Wednesday, October 09, 2013

Innovation to the Rescue

I think of myself as a rational optimist. A couple of years ago, I read and reviewed a book of that title by Matt Ridley. Ridley's central theme is the crucial role of trade in the growth of civilization and human well-being - starting with the trade of goods and services that allowed people to become specialized, resulting in more of everything for everyone. But when people learned to trade in ideas, that led to innovation, stimulating the growth of science, technology, and social institutions - things like universities, democracy, and the market economy are all inventions of the human mind (usually many human minds).

I just read another book on this same general idea, the critical role of innovation and the exchange of ideas. I really like The Infinite Resource: The Power of Ideas on a Finite Planet by Ramez Naam. Ideas and innovations truly are an infinite resource, and Naam believes (as do I) that in most situations, market forces are the most effective way to implement ideas and solve problems. He also believes that the major area where the market has failed is in "tragedy of the commons," situations such as pollution of air and water, over-fishing, and greenhouse gas emissions. When there is no direct cost for the use or abuse of such shared resources, these "externalities" cannot be affected by market forces. When such factors do have associated costs, these can drive innovation to find better solutions faster than (say) direct government regulation. Reduction of acid rain and the recovery of the Antarctic "ozone hole" are examples of the success of this approach. It could work for greenhouse gases, too, even if ideas like a carbon tax or carbon trade credits sound scary to some people. Even if some energy prices were to go up temporarily, it would provide the incentive for innovative people and companies to find ways to lower costs and gain a competitive advantage. Innovation needs something to work on, and when it has it, it can work fast.

Naam believes that we have plenty of resources on this planet to support 10 billion or more people in American-level affluence if we can learn to use resources more efficiently, especially the huge influx of solar energy that hits the Earth every day. Certainly "old solar" (fossil fuel) resources like oil, gas, and coal are finite. As he says, "Every solar panel built makes solar energy cheaper. Every barrel of oil extracted makes oil more expensive." He also advocates some innovations that are controversial, such as genetically modified organisms (GMO's) in the food supply and increased nuclear power as part of our energy solution. I agree with him on these points. The alternatives are worse - we need GMO's to improve yields and nutritional value, and to reduce pesticide use (and forest clearing) if we are to support billions more humans in the next 30+ years. And although we are everywhere bathed in more than enough solar energy to run the planet with safe, local, non-carbon-emitting power for billions of years, until innovation leads to more advanced storage systems for dark and windless times, solar and wind power can only be part of the energy solution. Burning more coal is bad for a number of reasons, including carbon emissions and radiation (coal plants release more radiation into the atmosphere than nuclear power plants).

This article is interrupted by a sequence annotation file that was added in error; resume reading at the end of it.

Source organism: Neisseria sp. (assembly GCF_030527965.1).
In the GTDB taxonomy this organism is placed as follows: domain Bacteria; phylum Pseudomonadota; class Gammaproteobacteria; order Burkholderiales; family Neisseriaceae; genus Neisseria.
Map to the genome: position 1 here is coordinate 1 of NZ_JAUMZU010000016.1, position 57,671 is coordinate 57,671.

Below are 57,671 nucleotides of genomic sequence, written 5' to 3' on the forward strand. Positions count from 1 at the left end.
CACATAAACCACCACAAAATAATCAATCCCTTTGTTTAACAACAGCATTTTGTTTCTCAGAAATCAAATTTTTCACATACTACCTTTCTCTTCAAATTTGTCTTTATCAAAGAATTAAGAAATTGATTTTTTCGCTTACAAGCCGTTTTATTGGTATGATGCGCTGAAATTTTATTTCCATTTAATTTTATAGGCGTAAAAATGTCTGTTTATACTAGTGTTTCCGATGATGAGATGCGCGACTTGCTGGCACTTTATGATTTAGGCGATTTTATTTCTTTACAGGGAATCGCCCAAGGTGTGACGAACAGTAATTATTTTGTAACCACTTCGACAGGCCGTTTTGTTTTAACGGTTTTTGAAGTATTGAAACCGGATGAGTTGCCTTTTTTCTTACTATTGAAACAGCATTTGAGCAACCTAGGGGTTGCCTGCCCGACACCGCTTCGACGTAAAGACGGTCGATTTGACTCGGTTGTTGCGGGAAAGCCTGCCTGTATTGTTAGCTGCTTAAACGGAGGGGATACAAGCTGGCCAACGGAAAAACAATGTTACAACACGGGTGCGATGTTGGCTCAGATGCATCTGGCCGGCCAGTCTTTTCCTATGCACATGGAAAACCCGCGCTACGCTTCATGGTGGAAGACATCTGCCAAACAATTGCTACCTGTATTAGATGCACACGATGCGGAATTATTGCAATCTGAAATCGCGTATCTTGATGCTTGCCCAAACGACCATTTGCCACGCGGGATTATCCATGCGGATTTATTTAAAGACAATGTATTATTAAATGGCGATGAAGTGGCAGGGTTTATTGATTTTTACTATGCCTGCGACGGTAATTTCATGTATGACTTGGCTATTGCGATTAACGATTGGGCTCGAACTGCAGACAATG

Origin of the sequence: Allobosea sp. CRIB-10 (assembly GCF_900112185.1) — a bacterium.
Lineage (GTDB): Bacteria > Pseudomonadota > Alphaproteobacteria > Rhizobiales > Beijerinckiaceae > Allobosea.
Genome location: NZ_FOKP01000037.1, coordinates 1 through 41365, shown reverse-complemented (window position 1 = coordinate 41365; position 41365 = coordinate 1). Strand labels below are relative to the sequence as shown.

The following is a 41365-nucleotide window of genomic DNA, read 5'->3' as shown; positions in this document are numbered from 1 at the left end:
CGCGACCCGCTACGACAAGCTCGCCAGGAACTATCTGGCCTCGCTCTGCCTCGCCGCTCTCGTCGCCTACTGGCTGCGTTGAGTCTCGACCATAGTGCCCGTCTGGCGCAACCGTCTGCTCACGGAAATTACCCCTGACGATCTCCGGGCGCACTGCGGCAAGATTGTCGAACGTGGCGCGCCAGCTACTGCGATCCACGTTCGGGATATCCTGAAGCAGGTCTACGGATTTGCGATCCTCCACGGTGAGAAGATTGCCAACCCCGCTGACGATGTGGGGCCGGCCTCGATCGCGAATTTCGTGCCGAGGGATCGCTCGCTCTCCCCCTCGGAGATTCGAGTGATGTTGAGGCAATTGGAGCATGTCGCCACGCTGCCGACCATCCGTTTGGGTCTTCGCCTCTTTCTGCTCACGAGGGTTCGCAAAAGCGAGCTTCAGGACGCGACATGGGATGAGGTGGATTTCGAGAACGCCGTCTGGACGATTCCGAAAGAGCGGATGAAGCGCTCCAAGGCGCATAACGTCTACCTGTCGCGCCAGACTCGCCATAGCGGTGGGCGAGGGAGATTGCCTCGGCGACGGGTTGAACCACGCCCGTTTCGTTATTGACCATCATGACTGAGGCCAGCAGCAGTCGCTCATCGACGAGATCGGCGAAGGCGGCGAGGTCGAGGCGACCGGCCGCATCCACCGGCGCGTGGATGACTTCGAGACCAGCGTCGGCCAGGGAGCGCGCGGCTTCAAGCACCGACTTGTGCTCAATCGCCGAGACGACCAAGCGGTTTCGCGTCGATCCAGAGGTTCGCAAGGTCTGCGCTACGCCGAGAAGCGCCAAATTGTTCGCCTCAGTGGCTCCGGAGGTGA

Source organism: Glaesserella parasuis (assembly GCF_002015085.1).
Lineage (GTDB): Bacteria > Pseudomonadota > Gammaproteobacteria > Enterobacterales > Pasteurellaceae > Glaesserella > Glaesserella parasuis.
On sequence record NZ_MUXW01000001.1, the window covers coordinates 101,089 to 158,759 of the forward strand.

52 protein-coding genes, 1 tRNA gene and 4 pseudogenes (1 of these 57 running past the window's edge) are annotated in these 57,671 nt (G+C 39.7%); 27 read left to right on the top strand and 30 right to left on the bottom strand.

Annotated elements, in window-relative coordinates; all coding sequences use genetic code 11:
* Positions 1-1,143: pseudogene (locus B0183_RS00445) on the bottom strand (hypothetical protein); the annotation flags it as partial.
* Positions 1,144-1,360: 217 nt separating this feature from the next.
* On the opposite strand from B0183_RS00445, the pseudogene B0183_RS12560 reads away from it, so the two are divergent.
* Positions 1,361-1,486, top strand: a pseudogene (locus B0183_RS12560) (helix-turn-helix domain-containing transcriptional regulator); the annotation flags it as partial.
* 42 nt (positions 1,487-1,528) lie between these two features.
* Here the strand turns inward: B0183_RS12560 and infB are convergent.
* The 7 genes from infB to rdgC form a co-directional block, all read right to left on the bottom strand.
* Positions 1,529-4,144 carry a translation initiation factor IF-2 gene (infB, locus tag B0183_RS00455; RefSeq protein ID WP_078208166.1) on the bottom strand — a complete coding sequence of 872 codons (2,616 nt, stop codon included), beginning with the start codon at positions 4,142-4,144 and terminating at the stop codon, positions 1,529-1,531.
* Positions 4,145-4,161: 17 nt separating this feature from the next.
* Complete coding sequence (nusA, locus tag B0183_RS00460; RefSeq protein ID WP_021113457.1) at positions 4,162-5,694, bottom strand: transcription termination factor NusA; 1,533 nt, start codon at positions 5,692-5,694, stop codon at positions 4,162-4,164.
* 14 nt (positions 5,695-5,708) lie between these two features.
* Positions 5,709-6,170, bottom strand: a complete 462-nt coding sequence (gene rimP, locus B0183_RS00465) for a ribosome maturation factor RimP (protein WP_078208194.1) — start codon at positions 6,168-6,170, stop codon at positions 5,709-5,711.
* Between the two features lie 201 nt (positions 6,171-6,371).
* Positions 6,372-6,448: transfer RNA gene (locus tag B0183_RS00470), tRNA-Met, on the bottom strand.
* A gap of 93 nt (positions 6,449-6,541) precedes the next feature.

I think this book is well worth reading for fresh perspectives on innovation, environmental issues, and much more. I will finish with a couple of quotes that I like:
Our problem in the near term is not that resources are in short supply. It's that we use those resources incredibly inefficiently, with side effects we have yet to eliminate.
For all practical effects and purposes, our growth is unbounded. If we choose wisely, and tap into the right resources, while acting together to put limits on the negative side effects and externalities of our actions, then we can grow for at least centuries to come, and perhaps longer. 
Our only limit, for the foreseeable future, is our collective intelligence in innovating, and in putting in place the systems to guide our collective behavior. 
Easier said than done, I know, and if you live in the US, such optimism may be especially hard to fathom at the moment, as the Republican controlled House of Representatives holds us all hostage in an ideologically (and idiotically) driven federal government shutdown and threatened debt default. But I still believe that enough humans on this planet are sane and clever that we will probably make it through the next few hundred years, with more humans every year living better off than ever before. Just maybe not in the US.


Unknown said...

Good post! - Craig

Unknown said...

You must be busy - you haven't posted in a while - Craig